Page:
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Fungi, soil-living bacteria help developing world farmers to better crop yields: UN

Fungi, soil-living bacteria help developing world farmers to better crop yields: UN

Fungi and soil-living bacteria, instead of artificial fertilizers, are improving crop yields, boosting harvests, and saving money for some developing world farmers, according to a United Nations project aimed at understanding and harnessing “below ground biodiversity” for sustaining, restoring and improving land fertility.

The project, implemented by the UN Environment Programme (UNEP) with financial support from the independent Global Environment Facility (GEF), involves Brazil, Cote d’Ivoire, Indonesia, India, Kenya, Mexico and Uganda, UNEP said, adding that it was also aimed at cataloguing the variety of below ground life forms from worms and beetles to fungi and bacteria.

“When people think of where new species might be found, they tend to think of the rainforests, mangroves or locations like mountain tops—not millimetres beneath their toes,” said UNEP Executive Director Klaus Toepfer.

“Harvesting the secrets of this understudied realm promises huge benefits in terms of delivering sustainable development and overcoming poverty by helping to restore the fertility of damaged and degraded lands and by naturally reducing the need for chemicals from fertilizers up to pesticides”, he added.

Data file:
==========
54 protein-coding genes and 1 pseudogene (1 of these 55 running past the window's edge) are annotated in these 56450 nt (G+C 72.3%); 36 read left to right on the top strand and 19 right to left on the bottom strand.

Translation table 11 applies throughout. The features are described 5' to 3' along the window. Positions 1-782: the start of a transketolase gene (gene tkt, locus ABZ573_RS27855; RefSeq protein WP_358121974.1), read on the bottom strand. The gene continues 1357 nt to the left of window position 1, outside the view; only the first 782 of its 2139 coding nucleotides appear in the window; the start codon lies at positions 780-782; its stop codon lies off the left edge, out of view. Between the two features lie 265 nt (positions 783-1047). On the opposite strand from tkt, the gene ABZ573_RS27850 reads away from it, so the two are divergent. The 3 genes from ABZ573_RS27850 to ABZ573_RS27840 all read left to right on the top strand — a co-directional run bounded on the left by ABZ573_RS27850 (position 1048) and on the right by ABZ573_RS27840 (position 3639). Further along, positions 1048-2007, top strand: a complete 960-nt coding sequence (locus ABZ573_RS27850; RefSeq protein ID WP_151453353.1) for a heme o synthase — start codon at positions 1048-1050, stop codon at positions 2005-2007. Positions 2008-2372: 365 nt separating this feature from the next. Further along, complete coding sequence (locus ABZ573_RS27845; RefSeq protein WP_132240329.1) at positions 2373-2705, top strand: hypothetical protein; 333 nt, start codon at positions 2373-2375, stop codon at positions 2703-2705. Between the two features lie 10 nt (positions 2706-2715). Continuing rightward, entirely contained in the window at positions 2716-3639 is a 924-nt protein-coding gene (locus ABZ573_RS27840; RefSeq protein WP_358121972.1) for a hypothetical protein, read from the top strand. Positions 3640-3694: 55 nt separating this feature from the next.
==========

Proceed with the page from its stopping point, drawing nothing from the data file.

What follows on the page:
Experts believe that below ground life forms represent the biggest source of untapped and unknown life on Earth and thus a potential source of new drugs up to pharmaceutical and industrial products.

UNEP said that the improvements were highlighted by farmers operating in and around Los Tuxtlas Biosphere Reserve in northern Mexico, although the Tropical Soil Biology and Fertility Institute (TSBF-CIAT) – which is coordinating the project – said that similar findings to those in Mexico were emerging in Africa.

“Preliminary calculations indicate that the benefits in terms of inorganic fertilizer saved, in other words what would have been required to get the same yield, amounts to around $180 million a year, with Nigeria and South Africa seeing some of the biggest benefits”, said Jeroen Huising, the project’s coordinator at TSBF.

“These preliminary findings underline not only the economic and environmental importance of below ground diversity but also the need to conserve it. Among the key findings emerging from all countries involved in this project is that intensive agriculture can significantly reduce soil life forms and therefore its fertility and productivity”, he added.